FYI [HOME the Film. An Ecological Documentary]

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Tael
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FYI [HOME the Film. An Ecological Documentary]

Post#1 » Jun 06 2009 02:04

Hi Everyone,

As many of the veterans know, I'm very much into ecological awareness and in general.. things that make you go hmmm? (thoughtful pose)

Recently as yesterday a film appeared, directed and produced by two of the more significant contemporary directors of recent years. The global premiere of the new film HOME, by world-renowned photographer Yann Arthus-Bertrand, was one of the major worldwide events taking place for World Environment Day, with more than 100 locations around the world. Screenings - including star-studded premieres at the Eiffel Tower and in New York City's Central Park - were free of charge, and the film was also be available for free download on YouTube.

Using the stunning aerial footage that is Arthus-Bertrand's trademark, the film - shot in more than 50 countries - makes an urgent appeal for our planet in peril and all its treasures, arguing that we have barely ten years left to reverse its destruction.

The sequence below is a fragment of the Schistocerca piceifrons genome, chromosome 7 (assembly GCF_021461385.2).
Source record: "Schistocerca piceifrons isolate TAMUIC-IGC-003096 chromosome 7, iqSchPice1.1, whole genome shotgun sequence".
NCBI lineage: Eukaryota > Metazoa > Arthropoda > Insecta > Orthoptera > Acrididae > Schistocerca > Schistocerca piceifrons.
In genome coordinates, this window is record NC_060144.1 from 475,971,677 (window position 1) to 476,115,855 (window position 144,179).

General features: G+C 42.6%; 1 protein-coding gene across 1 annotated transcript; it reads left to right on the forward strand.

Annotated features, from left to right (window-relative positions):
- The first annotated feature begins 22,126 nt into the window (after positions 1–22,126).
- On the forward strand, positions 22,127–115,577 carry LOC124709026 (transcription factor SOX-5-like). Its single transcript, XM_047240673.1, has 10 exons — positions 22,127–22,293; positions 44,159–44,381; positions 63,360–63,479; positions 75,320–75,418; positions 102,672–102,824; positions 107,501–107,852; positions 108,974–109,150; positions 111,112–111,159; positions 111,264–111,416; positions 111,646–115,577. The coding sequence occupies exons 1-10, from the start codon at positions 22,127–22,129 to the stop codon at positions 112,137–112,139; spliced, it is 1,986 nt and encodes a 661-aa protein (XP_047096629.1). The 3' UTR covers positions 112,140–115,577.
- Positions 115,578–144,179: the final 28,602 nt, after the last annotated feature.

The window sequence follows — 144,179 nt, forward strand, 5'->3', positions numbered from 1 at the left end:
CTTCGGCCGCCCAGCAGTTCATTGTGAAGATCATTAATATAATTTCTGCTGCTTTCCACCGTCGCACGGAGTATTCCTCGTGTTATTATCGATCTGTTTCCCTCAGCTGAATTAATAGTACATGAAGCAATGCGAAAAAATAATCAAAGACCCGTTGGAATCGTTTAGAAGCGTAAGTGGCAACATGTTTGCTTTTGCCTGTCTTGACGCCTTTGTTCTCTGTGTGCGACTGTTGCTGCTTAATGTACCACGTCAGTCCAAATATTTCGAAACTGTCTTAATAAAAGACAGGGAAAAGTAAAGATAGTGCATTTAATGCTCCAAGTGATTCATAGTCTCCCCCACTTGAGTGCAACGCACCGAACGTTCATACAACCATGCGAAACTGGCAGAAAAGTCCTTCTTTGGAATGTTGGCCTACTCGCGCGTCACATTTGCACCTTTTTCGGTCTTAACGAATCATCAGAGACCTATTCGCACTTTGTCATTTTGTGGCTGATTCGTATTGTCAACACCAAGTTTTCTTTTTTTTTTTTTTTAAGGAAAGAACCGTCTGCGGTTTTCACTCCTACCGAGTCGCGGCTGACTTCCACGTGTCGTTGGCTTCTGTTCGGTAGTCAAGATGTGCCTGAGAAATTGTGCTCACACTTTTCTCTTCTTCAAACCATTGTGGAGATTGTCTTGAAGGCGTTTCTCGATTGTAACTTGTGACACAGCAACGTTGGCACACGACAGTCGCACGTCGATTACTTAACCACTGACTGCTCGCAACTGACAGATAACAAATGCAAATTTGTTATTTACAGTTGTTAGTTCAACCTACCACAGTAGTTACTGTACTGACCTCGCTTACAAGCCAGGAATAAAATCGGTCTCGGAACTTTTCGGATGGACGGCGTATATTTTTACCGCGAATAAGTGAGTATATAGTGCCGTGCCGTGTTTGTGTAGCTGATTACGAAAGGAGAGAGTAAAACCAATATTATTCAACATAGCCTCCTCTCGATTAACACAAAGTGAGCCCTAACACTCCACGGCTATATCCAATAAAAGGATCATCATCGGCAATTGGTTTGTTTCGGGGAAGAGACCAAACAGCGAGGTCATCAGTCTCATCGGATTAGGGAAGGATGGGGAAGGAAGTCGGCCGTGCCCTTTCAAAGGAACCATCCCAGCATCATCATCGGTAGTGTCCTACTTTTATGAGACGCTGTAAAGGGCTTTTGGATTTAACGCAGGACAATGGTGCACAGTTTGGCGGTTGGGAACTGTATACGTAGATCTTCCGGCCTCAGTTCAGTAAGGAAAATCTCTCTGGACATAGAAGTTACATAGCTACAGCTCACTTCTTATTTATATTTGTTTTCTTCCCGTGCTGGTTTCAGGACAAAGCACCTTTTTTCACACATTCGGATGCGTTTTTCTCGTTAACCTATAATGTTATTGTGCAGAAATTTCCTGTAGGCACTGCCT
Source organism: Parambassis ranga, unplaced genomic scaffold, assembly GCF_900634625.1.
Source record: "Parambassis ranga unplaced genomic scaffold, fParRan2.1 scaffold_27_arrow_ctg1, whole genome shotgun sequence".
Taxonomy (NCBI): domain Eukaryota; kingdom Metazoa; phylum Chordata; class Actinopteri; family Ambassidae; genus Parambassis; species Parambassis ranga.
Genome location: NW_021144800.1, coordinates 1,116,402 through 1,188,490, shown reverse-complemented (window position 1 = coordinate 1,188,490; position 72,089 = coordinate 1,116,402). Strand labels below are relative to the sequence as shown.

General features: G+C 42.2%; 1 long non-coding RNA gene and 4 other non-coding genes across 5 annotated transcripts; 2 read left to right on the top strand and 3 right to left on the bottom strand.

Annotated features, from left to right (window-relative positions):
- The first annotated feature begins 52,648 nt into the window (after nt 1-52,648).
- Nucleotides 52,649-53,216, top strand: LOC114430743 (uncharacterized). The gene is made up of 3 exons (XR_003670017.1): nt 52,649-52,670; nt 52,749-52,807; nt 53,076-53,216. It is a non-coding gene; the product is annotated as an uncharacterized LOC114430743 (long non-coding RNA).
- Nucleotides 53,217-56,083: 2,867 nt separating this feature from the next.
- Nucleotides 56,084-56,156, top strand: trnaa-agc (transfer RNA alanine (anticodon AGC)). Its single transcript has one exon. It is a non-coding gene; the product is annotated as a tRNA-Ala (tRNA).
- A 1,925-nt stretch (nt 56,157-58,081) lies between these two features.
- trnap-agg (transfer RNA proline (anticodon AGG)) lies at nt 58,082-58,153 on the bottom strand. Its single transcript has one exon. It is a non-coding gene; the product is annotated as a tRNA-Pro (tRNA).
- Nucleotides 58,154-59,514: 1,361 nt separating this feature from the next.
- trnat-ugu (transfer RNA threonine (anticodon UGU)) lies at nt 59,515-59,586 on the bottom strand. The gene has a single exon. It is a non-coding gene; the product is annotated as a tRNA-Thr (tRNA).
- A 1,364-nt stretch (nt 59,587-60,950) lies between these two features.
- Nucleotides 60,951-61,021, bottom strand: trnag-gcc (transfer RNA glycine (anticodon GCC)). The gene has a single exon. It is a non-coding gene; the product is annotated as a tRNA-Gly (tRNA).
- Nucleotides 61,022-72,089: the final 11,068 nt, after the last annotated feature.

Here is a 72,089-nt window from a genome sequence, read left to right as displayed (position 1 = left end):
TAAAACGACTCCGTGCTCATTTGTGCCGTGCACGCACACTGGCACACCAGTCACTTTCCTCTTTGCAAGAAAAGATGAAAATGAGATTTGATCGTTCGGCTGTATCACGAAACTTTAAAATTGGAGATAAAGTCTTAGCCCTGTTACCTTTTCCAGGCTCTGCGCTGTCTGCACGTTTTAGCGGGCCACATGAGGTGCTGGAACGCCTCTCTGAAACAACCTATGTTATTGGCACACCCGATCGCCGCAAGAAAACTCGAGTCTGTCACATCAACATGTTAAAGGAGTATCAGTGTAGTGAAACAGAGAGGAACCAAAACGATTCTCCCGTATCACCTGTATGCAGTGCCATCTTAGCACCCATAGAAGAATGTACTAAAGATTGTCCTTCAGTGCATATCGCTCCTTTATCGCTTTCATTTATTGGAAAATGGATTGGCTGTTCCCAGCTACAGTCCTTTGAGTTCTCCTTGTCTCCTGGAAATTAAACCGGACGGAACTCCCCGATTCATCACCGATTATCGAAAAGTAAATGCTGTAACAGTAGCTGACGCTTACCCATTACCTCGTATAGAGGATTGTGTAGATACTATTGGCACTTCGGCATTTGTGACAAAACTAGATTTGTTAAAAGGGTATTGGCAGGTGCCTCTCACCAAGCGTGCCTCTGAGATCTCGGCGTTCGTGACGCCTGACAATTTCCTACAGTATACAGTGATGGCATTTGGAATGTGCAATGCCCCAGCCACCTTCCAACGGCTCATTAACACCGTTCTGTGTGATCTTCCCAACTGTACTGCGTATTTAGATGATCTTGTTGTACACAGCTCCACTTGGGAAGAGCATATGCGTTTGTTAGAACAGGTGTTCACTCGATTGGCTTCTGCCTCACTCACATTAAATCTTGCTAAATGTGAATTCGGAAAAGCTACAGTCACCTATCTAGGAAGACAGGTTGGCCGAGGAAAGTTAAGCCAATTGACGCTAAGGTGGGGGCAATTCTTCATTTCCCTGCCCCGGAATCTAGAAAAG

HOME the Film :
http://www.youtube.com/homeproject

Please do watch this with your siblings, even the family. This is being informed in the best way. Considering we all like tau and in general admire their nature of collective effort, I suspect each of us know when it is best to work together. I hope you enjoy this film, despite its sobering information, you gain a better perspective on the major issues of our time.

Further reading : 100 site for Greener living

~ Sebastian (Tael)

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Kies'el
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Re: [Watch This] HOME the Film. An Ecological Documentary.

Post#2 » Jun 06 2009 03:24

I cant shake the feeling that fear & apathy on the part of the general populous is going to be the deciding factor in the natural world NOT being saved...

Most people don't understand enough to realize what they should really be afraid of, are afraid of what they don't understand, and don't really care enough find out which is which.


For example, one of the primary markets for SUV's, were people who bought them to feel safe in the event of a accident with a large vehicle.